Of course, whenever the music industry finds a new song trend, there are other facets to consider and not all songs during the exotic wave were about teary proclamations of unattainable love. Humour was also a tremendously important entertaining component to music and during the trend in oriental numbers, songwriters included humour by using out of context Americans in the orient, with awkward encounters with Sultans and visits to their various harems. The easiest method to include funny situations and characters was, of course, to compose a story song which would be equally humorous and also salacious and during the trend in oriental themes, this was accomplished by mentioning harems filled with Sultan’s many wives. These sorts of songs frequently pair men and Sultans in funny exchanges for the sake of getting into the Sultan’s harem to see what goes on inside. The actual description of situations can be humorous as in Irving Berlin’s “Harem Life” in which a Sultan, “a poor old man with young ideas,” has so many wives and yet “each day a wife arrives Fresh from Bagdad.” But funny stories are more about out of context characters, for example in “Lock Me in Your Harem and Throw Away the Key,” the sultan loses his horse and comical Irishman Pat McCann “who happened to be there” is rewarded with a trip to the harem after saving the Sultan’s life. The comical nature of the harem is more than just a funny story to play out in song lyrics, it also adds sex appeal and intrigue about such an exotic concept as a many-wived harem in an exotic land. In “I’m the Guy who Guards the Harem,” extramarital shenanigans are assumed when the Sultan of Turkey “goes out for a spree,” and the title guy guarding the harem finds that “it keeps the wheels a-working in my knob/If Sultan ever saw the way I guard his harem/He would go out and engage someone to guard over me.” The curious nature of the harem excites one character in “Lock Me in Your harem and Throw Away the Key” who has his own physical curiosities for the women inside, his eagerness for departure lacking: “Down in you harem there’s Rosie, Josie, Posie and I know that you spare ‘em/So won’t you let me stay, Locked in the harem with the keys thrown away.” But such comically represented examples of harems are not the only ways in which Sultans and harems are described. In “Dardanella,” the title maiden’s virtue is protected from a frisky Sultan who “said ‘I’ll buy her for my Harem” and her suitor “just told the Sultan to be nice/She can’t be bought for any price.” The use of harem within song lyrics of the Orient add both humour and sex appeal which could get consumer’s attention by being funny and provocative.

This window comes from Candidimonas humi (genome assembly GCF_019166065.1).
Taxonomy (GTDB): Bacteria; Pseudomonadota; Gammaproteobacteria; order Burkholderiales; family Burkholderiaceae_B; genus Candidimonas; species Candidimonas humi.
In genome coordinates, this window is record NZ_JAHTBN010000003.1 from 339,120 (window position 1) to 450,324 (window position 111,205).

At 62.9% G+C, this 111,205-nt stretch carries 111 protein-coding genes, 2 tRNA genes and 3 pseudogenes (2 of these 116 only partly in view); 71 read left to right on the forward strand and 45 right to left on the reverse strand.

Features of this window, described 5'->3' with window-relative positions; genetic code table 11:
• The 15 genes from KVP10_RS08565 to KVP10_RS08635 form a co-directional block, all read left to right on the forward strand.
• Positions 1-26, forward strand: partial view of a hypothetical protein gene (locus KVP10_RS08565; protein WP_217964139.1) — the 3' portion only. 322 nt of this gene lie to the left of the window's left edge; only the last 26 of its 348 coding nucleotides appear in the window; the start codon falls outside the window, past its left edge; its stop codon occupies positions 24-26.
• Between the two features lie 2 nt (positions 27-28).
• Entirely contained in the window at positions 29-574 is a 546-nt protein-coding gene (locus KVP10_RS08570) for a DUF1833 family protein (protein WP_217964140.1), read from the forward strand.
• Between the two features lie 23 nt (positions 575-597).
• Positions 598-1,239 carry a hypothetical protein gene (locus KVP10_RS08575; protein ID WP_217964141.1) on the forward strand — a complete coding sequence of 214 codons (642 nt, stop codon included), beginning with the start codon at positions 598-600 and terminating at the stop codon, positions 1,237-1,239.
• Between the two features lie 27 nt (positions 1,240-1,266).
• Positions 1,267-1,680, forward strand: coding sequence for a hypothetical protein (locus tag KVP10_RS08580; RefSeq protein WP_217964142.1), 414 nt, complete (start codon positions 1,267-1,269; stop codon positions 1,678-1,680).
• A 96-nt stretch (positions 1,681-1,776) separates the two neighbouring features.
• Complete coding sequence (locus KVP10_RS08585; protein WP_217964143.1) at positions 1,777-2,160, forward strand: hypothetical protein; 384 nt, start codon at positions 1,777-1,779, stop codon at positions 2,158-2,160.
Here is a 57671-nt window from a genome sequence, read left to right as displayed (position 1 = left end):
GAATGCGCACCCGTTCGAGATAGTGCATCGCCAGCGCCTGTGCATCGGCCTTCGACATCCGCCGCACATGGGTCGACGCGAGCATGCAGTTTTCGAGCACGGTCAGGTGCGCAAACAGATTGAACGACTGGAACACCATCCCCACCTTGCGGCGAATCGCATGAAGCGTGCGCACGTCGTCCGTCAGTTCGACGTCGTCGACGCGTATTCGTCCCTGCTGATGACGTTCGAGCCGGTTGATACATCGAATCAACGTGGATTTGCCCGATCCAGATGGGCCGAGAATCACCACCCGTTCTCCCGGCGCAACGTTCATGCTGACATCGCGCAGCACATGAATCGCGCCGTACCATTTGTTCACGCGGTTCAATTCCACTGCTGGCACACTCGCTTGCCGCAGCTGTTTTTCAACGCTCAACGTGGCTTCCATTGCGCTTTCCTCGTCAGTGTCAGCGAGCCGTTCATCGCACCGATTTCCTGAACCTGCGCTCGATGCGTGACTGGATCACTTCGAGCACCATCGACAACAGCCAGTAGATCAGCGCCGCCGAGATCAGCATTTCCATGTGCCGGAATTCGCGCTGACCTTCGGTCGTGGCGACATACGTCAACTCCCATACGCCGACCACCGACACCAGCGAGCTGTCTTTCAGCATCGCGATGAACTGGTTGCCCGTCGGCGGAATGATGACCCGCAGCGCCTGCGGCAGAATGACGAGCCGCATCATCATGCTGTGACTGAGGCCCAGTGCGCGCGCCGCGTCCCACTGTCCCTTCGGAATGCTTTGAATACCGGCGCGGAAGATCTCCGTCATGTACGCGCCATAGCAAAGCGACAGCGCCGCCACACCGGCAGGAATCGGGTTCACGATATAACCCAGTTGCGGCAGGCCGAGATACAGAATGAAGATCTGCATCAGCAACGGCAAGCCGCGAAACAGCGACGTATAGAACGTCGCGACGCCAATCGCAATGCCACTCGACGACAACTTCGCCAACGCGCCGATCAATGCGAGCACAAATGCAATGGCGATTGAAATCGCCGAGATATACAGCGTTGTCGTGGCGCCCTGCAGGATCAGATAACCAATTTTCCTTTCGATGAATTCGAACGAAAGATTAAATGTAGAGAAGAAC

With any song trend that come into fashion on the American market, there are ways in which songwriters and lyricists take full advantage of its vocabulary and imagery and during the rash of oriental songs in the late 1910s and early 1920s, there were songs which feature oriental-like words, but have nothing to do with the trend’s most salient feature, the geography of the Middle East. For example, “The Vamp,” specifically labelled as a “Novelty Oriental Fox-trot with words” on the sheet music, has nothing to do with the milieu of the Orient at all, in fact, the song is about a new dance step, the lyrics instruct “ev’rybody do the Vamp/Vamp until you get a cramp.” The song “The Love a Gipsy Knows” lacks all of the characteristic oriental beats, sounds and lush geographical description; instead it is a waltz ballad with lachrymose lyrics reminiscent of pop songs of the 1890s. “Lovin’ Sam (The Sheik of Alabam’)” is a warning about a man in Alabama, i.e. “the sheik,” who can “vamp” a girl better than anyone and steal her away for his own, resulting in an odd combination of oriental vocabulary and Southern Ragtime song. The spike in oriental songs had caused Tin Pan Alley arrangers and lyricists to modify Nikolai Rimsky-Korsakoff’s “Song of India” from the opera Sadko to suit the trend, consequently, various English lyric versions styled for the American pop market became tremendous popularity during the first part of the 1920s, including “Play that ‘Song of India’ Again” from 1921, which uses Rimsky-Korsakoff’s music while the lyrics are referential to the oriental currents in the pop market, “There’s a melody I know that’s always haunting me/Just a melody who strain is always taunting me.” Chinese caricatures had also come onto the pop market during the flurry of exotic songs, but they were about the funny features of Chinese characters living in the United States, instead of exotic locations and these songs focus on a humorous caricature of Chinese people in the lyrics in rather racially insensitive ways. In “Chong (He Came from Hong Kong)” the main character’s musical talents are the main feature of the song’s lyrics, and not the place where he lives; “I betcha he teachee his China girl how to dance, like in a trance/Teachee Preachee Melican song;” the song does not venture into the oriental trend’s characteristic portrayal of foreign places. Another Chinese song, “Ching Chong,” also does not fit the exotica trend, instead, the lyric tells about a Chinese shop owner and his popular café in San Francisco; presumably, an opium den: